The Maine Principals’ Association is working on producing its own state-specific guidelines based on the goal of fall sports starting Aug. 17 as planned. Mike Burnham, the MPA’s executive director for interscholastic activities, said the document will likely be finalized and released this week and will include recommendations to anticipated questions.

“And one of those has to do with whether schools should consider regional schedules,” Burnham said. “We’ve recommended that until there is a clearer understanding of what education may look like in the fall, including school-based activities, that schools hold off on developing regional schedules.”

Burnham said going to a regional schedule should be seen as a last resort to save the season.

But the concept of schedules based on geographic proximity, instead of classification and conference affiliation, is being discussed by school officials.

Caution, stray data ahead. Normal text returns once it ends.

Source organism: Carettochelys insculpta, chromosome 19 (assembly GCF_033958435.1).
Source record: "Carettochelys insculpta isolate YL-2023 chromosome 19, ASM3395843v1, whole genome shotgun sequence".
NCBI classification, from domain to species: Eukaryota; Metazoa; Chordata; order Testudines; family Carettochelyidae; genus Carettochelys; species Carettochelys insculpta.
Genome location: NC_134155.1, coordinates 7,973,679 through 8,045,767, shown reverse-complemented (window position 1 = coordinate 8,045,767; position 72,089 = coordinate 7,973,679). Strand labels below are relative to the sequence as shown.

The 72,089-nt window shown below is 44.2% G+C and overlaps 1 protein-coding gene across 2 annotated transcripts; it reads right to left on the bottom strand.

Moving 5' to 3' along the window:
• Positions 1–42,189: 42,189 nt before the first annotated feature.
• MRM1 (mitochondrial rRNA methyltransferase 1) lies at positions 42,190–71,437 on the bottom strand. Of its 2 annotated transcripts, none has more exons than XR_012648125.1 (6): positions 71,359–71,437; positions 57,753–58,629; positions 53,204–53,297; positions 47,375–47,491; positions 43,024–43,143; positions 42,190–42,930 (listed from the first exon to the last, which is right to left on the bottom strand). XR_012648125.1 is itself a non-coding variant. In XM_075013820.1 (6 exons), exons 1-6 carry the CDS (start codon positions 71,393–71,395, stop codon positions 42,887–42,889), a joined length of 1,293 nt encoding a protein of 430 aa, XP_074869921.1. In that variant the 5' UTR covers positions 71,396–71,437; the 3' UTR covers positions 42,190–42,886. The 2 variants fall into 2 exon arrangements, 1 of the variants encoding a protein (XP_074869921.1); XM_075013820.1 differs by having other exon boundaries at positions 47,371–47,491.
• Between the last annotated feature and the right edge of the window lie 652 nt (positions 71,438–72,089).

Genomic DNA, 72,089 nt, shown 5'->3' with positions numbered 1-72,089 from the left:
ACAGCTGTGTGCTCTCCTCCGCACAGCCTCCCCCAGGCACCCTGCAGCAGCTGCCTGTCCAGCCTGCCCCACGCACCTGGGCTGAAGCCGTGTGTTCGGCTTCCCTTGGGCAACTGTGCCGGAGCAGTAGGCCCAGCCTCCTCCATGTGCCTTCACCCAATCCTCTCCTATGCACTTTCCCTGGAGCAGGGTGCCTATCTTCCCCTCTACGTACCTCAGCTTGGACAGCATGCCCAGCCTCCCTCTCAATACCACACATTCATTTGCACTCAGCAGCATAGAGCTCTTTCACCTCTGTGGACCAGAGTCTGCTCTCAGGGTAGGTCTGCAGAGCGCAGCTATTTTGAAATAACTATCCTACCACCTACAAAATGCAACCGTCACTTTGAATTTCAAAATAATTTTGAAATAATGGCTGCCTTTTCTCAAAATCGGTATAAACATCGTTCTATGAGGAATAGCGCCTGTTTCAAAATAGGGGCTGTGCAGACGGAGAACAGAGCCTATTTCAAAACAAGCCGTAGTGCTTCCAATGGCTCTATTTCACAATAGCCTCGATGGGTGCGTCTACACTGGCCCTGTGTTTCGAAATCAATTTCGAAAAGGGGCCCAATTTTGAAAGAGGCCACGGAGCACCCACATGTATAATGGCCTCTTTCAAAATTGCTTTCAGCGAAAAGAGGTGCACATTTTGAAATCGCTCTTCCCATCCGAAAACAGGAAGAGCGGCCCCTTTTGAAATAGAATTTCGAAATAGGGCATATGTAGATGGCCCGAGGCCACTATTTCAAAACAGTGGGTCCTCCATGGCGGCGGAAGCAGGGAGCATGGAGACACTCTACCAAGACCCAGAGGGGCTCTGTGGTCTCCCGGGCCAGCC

“Regional scheduling is certainly a topic when it comes to managing the aftermath of COVID-19,” said Gary Stevens, Thornton Academy’s AD. “Right now, all of the leagues are planning and hoping for the best. We’re planning to go ahead with our regular schedule, but we have to keep in the back of our mind that we may have to examine other options.”

Freeport Athletic Director Craig Sickels says that with the need to enforce social distancing guidelines on a school bus, it is unlikely both a varsity and junior varsity team will be able to travel together. Photo courtesy of Craig Sickels

The advantage of regional schedules boils down to transportation, said Freeport Athletic Director Craig Sickels. With the need to enforce social distancing guidelines on the bus, it is unlikely both a varsity and junior varsity team will be able to travel together as they would have in the past.


Stevens said peers in Iowa, where the high school baseball season is about to start, have told him they are limiting bus passengers to 13 students on a 77-person bus.